The Power of Professional Networking

Empowering You to Take Control of Your Career

The Power of Professional Networking

What is a Network? Indian students everywhere will relate when I say that we don’t know about the concept of a ‘network’ until we are well into our professional career. Recruiting happens through the college’s TPO and companies come on campus in the final year to recruit students. So why do you really need a network or why should you invest any time actively to build your network?

For starters, you may already have an established network that you just aren’t aware of. Your network started to grow the day you stepped foot in your college – your peers, juniors, seniors, even your teachers form your network. However the true power of your network comes to light in the most trying times – when you need a job, when you need to move, when you need some information or insights or even when you simply need advice. In the US, much like everywhere else, a lot depends on the strength of your network, and it could be the final make or break factor for you getting the job of your dreams.

Networking is the act of fostering professional relationships and making connections with those in your career sphere and otherwise.

It doesn’t have to be awkward or time-consuming. The strongest connections are built naturally, and if it is awkward, you know it won’t last. It’s about giving and receiving help and information as needed.

So, how can you build those meaningful relationships and expand your network?

Connect with your Alumni:

Alumni are students who have walked down the road you’re on just a couple years before you are. Hence, naturally, they are more likely to empathize with and want to help students from their own college or university. Alums are always eager to give advice about navigating your career path. Connect with seniors and alums from your place of study for the highest chance of building lasting relationships.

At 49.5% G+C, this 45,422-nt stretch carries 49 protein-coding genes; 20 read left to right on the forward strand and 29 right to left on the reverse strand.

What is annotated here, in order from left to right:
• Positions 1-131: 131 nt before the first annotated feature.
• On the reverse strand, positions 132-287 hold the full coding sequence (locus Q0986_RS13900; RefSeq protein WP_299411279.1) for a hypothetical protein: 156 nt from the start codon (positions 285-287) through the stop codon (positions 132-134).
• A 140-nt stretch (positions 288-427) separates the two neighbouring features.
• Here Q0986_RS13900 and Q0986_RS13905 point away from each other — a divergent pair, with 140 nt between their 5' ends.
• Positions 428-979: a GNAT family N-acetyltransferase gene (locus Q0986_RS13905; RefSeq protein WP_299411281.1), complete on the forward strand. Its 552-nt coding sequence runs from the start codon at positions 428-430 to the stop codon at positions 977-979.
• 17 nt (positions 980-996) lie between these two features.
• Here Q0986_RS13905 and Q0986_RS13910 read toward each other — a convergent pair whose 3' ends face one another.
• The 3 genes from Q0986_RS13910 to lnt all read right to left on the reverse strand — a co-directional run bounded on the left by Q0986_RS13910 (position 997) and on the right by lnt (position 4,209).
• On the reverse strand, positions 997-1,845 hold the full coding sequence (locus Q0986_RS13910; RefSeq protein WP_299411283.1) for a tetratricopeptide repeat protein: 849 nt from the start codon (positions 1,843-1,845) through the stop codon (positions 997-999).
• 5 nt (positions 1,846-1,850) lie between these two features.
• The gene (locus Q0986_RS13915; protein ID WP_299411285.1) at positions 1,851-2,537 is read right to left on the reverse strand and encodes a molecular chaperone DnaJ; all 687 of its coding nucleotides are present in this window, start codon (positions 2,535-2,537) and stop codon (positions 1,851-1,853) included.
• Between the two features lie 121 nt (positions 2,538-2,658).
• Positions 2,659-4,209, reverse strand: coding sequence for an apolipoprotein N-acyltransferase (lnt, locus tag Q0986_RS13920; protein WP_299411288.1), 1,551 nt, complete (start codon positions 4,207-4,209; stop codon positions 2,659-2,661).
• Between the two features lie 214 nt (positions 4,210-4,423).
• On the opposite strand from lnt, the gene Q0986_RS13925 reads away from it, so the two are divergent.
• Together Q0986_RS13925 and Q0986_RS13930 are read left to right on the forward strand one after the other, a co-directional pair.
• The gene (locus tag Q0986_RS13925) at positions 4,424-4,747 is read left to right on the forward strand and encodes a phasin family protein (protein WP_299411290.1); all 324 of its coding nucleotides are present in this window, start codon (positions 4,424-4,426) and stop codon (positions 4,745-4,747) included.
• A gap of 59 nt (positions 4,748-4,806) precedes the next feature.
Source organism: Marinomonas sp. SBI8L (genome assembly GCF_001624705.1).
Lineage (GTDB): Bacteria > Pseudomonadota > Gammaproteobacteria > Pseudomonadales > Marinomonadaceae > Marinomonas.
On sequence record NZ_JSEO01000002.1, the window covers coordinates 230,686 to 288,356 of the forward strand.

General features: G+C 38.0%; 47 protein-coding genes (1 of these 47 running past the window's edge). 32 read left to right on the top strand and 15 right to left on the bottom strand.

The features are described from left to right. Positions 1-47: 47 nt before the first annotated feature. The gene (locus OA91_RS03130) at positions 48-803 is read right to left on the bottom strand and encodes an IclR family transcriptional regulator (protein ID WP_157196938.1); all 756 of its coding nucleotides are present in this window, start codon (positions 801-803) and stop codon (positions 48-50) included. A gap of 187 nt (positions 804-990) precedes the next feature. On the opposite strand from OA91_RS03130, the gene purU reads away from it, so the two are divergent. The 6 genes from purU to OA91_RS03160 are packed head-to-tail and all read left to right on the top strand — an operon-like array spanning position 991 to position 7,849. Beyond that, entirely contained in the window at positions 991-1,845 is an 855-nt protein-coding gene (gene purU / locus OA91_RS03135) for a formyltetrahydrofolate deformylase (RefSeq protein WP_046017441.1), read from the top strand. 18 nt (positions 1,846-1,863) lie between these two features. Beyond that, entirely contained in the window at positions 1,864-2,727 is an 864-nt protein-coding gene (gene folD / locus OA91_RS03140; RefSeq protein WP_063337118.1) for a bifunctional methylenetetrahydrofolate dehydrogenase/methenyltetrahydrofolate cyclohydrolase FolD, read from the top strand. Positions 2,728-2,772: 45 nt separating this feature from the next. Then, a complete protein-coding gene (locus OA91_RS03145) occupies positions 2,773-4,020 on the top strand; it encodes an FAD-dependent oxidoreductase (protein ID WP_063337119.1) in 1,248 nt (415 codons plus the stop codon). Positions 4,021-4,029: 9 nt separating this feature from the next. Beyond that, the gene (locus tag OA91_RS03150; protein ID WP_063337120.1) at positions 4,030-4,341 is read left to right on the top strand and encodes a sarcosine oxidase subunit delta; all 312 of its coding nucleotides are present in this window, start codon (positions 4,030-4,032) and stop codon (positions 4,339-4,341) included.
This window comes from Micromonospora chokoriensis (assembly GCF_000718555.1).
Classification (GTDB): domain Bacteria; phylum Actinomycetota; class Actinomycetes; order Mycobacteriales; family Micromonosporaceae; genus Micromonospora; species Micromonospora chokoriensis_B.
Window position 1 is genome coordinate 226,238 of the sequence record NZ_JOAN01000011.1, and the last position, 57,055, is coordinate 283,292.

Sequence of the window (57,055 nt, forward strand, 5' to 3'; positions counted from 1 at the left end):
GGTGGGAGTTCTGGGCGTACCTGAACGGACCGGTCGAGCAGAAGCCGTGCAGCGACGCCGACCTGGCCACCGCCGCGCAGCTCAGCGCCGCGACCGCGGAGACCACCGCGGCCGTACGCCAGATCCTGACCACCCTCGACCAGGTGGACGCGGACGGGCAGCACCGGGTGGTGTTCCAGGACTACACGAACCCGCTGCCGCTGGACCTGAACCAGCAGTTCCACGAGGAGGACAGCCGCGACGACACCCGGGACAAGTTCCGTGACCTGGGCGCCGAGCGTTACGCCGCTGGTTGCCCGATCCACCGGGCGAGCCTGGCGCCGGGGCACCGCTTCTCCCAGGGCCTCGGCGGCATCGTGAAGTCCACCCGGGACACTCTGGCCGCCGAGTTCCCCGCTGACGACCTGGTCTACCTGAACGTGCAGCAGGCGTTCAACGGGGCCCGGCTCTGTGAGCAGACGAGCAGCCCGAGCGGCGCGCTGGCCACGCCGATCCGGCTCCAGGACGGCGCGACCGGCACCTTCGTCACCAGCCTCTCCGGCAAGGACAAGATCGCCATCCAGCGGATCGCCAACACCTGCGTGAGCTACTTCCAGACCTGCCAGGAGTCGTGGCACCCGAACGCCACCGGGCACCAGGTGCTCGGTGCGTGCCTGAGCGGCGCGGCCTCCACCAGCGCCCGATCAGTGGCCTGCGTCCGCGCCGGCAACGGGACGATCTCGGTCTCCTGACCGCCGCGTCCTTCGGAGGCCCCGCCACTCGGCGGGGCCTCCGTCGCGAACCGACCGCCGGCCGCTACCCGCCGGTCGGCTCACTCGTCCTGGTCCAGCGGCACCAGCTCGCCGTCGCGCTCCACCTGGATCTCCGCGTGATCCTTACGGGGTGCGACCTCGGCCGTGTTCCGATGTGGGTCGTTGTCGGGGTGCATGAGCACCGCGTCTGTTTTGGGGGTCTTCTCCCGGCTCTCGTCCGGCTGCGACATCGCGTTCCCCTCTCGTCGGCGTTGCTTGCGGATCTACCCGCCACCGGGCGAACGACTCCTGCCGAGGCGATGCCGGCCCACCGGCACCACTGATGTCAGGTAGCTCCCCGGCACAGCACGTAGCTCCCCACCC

Maintain the Relationship:

A professional connection is only as strong as the effort you put in to maintain it. Once you’ve connected with someone you relate with, put in the time to nurture that connection. Keep in touch and don’t shy away from sharing professional achievements such as securing a new job or getting a promotion – especially if they helped you in any way for it. A simple thank you note is enough to get the conversation started. At the same time, be careful about not going overboard. Talking once in a few months is enough to maintain professional relationships.

State your Interests:

When connecting with someone, it is always helpful to put forth your interest right at the start. This saves time while also setting expectations so the person you’re speaking to knows what you need help with or what you’re looking for.

Here are some things to remember when it comes to professional networking:

  • Email first. No texts, calls or social media. Email is the tool for communication in companies globally and the first interaction with a professional should be via email. Other modes of communication can be explored if so agreed upon mutually by the two of you.
  • Respect their time. Don’t reschedule, cancel, or worse, skip the meeting. Just like you, there are a thousand other things that your connections are juggling in their day. Be mindful of this and make every attempt to make the meeting as scheduled. However, if you must reschedule, communicate the change as early as possible.
  • Follow-up emails are always a good touch. Sending a thank you note or including examples of how their advice or perspective helped adds a personal touch to your call and your connection will remember this before your next interaction with them.
  • Meet if you can! Nothing helps more than face-to-face interaction, and if you discover your connection is in the same location as you, go ahead and suggest you meet for coffee if time permits. This can replace 10 phone calls in establishing a deeper relationship with your connection.
  • Be professional and polite at all times. Remember that this is not friendship or personal – it is simply meant to help you in your professional career.

People always do business and want to work with people they know and trust.

Your professional network can open doors for you – often in ways you never expected. In conclusion, take time, and engage in thoughtful, quality networking.

 

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